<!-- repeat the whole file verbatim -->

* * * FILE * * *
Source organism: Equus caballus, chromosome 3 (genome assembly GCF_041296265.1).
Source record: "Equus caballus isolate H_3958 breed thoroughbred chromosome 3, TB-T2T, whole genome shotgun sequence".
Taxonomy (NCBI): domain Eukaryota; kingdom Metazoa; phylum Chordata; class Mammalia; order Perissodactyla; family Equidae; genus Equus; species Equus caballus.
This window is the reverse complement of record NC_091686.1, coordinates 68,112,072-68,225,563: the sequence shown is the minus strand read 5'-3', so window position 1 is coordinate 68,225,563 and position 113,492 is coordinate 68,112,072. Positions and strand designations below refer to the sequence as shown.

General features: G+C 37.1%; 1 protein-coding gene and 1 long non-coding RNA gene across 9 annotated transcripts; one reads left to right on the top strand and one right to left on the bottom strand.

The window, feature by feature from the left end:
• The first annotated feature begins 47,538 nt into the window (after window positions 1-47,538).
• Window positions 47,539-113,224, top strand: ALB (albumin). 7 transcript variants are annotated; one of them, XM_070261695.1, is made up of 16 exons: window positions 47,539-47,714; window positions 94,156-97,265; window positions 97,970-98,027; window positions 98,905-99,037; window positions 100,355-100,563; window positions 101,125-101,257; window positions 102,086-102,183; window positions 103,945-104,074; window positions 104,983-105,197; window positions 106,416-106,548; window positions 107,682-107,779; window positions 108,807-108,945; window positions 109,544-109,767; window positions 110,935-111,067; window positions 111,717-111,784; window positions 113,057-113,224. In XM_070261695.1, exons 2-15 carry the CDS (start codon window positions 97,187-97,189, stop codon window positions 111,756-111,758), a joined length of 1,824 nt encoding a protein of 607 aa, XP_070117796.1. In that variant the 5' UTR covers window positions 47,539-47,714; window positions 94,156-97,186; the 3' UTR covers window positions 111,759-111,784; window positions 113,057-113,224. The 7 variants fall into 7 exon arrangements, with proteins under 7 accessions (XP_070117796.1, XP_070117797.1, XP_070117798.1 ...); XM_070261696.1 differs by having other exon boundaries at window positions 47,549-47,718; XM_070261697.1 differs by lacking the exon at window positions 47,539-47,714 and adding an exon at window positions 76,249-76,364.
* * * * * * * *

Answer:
Source organism: Equus caballus, chromosome 3 (genome assembly GCF_041296265.1).
Source record: "Equus caballus isolate H_3958 breed thoroughbred chromosome 3, TB-T2T, whole genome shotgun sequence".
Taxonomy (NCBI): domain Eukaryota; kingdom Metazoa; phylum Chordata; class Mammalia; order Perissodactyla; family Equidae; genus Equus; species Equus caballus.
This window is the reverse complement of record NC_091686.1, coordinates 68,112,072-68,225,563: the sequence shown is the minus strand read 5'-3', so window position 1 is coordinate 68,225,563 and position 113,492 is coordinate 68,112,072. Positions and strand designations below refer to the sequence as shown.

General features: G+C 37.1%; 1 protein-coding gene and 1 long non-coding RNA gene across 9 annotated transcripts; one reads left to right on the top strand and one right to left on the bottom strand.

The window, feature by feature from the left end:
• The first annotated feature begins 47,538 nt into the window (after window positions 1-47,538).
• Window positions 47,539-113,224, top strand: ALB (albumin). 7 transcript variants are annotated; one of them, XM_070261695.1, is made up of 16 exons: window positions 47,539-47,714; window positions 94,156-97,265; window positions 97,970-98,027; window positions 98,905-99,037; window positions 100,355-100,563; window positions 101,125-101,257; window positions 102,086-102,183; window positions 103,945-104,074; window positions 104,983-105,197; window positions 106,416-106,548; window positions 107,682-107,779; window positions 108,807-108,945; window positions 109,544-109,767; window positions 110,935-111,067; window positions 111,717-111,784; window positions 113,057-113,224. In XM_070261695.1, exons 2-15 carry the CDS (start codon window positions 97,187-97,189, stop codon window positions 111,756-111,758), a joined length of 1,824 nt encoding a protein of 607 aa, XP_070117796.1. In that variant the 5' UTR covers window positions 47,539-47,714; window positions 94,156-97,186; the 3' UTR covers window positions 111,759-111,784; window positions 113,057-113,224. The 7 variants fall into 7 exon arrangements, with proteins under 7 accessions (XP_070117796.1, XP_070117797.1, XP_070117798.1 ...); XM_070261696.1 differs by having other exon boundaries at window positions 47,549-47,718; XM_070261697.1 differs by lacking the exon at window positions 47,539-47,714 and adding an exon at window positions 76,249-76,364.